The 21st century mission of universities
On the evening of 12th June, Rev’d John Jenkins CSC delivered the annual Campion Lecture at Campion Hall. Fr Jenkins, president of the University of Notre Dame in South Bend, Indiana (USA) and a graduate of the Hall, spoke about the history and mission of the university in the modern world.
Emphasizing that Oxford in particular “must possess something of lasting value to survive through so many dramatic changes in society,” he suggested that Oxford’s longevity is a result of its commitment to being a free community of inquiry in which ideas are developed, shared, and critiqued for the sake of the common good.
"If universities did not provide education that prepared a student for such a range of professional occupations, they would not have attracted students, and would not have survived” Jenkins commented.
Acknowledging that the university model faces challenges today, he nevertheless counted himself a “skeptic” about fears that the university is in decline, saying: “The particular character of Oxford or any great university is that the riches it offers us transcend any time, trend or particular professional career.”
A lively Q&A session followed with interventions from students, professors, the Chancellor, and the Vice-Chancellor.
What is the idea of Universities in the 21st century was the central topic also of another important event in Oxford, on 24th May. The institutions’ defence at explaining and supporting their place in society today was the main point in the speech delivered by Lord Patten of Barnes, Chancellor of the University of Oxford, at the 2018 Newman Lecture.
The Newman Lecture is a major annual address co-hosted by the three Catholic Permanent Private Halls of Oxford: Campion Hall (Jesuits), Blackfriars Hall (Dominicans), and St Benet’s Hall (Benedictines); it provides a platform to consider topical questions of moral and social concern in the tradition of Oxford’s own John Henry Newman.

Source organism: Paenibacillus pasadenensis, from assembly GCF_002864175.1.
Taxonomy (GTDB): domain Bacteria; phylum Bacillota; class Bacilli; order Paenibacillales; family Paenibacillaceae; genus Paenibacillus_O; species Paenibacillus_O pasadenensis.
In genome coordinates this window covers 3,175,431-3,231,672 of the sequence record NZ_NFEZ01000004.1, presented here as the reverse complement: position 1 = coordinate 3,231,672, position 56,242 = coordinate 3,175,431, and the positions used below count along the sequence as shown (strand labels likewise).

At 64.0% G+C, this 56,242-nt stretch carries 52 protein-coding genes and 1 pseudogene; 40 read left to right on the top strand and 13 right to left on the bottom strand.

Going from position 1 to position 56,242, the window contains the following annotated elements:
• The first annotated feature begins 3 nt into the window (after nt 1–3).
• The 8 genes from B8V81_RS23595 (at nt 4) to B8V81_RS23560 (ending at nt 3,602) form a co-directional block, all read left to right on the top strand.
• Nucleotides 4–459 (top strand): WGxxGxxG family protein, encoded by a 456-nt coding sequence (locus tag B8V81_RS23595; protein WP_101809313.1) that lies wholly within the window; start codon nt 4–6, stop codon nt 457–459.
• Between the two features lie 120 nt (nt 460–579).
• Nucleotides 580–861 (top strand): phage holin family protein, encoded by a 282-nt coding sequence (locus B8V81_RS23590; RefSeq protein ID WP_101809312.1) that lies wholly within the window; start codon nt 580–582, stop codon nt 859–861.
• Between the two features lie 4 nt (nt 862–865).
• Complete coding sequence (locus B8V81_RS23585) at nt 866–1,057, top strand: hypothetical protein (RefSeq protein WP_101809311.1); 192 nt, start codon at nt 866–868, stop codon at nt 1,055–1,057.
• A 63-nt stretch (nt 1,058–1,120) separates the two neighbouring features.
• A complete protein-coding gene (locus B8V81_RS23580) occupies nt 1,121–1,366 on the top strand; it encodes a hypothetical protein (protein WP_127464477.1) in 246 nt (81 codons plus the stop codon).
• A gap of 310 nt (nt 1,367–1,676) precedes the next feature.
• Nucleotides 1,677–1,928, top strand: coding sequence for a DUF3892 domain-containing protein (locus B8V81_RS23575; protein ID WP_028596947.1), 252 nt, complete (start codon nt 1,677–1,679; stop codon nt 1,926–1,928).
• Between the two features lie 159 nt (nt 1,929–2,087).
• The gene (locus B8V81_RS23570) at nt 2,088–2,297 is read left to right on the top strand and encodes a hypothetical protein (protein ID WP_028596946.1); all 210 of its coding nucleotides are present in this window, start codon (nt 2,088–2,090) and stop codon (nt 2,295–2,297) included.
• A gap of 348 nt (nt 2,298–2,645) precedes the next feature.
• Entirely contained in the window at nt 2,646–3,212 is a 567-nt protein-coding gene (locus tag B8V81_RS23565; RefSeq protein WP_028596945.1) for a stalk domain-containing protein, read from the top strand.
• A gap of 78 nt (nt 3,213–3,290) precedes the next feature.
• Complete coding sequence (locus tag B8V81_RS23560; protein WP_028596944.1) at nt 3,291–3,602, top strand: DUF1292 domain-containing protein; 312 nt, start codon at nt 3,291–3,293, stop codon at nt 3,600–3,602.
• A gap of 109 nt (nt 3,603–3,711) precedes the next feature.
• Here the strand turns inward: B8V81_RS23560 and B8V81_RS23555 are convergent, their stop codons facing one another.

Indeed, Newman’s presence loomed large over the Chancellor’s remarks, coming as they did nearly 170 years after the famous convert to Catholicism’s celebrated monograph on “The Idea of a University”, which argued that the university must be “a place of teaching universal knowledge” for the good of society at large. Newman was reacting against the professionalization and technicalization of knowledge in his time; for Lord Patten, these dangers, and others besides, are only more acute in the 21stcentury.
While not, of course, simply equating the attacks upon free speech in places like China with the disagreements among students in the UK about what qualifies for legitimate debate, the Chancellor was clear that these crises of confidence at the university-level, whatever their causes, ultimately jeopardize the crucial role that such institutions play in society.
In question-and-answer, the Chancellor identified further causes for concern, especially deep cuts to government support and the much too-low levels of corporate investment in higher education. He praised the work of vocational schools which, he said, need not violate Newman’s idea of a university committed to knowledge for the common good just because they train in specialized competencies.
All these factors encourage retrenchment and retreat among the defenders of the university, but Lord Patten counseled courage. Precisely in the midst of such troubled times, liberal societies need the university, and the humanities in particular, to “inform our moral sense”, as Newman put it
A written version of Fr Jenkins' talk can be found on Notre Dame website.
A written transcript of the Chancellor's remarks is available for download.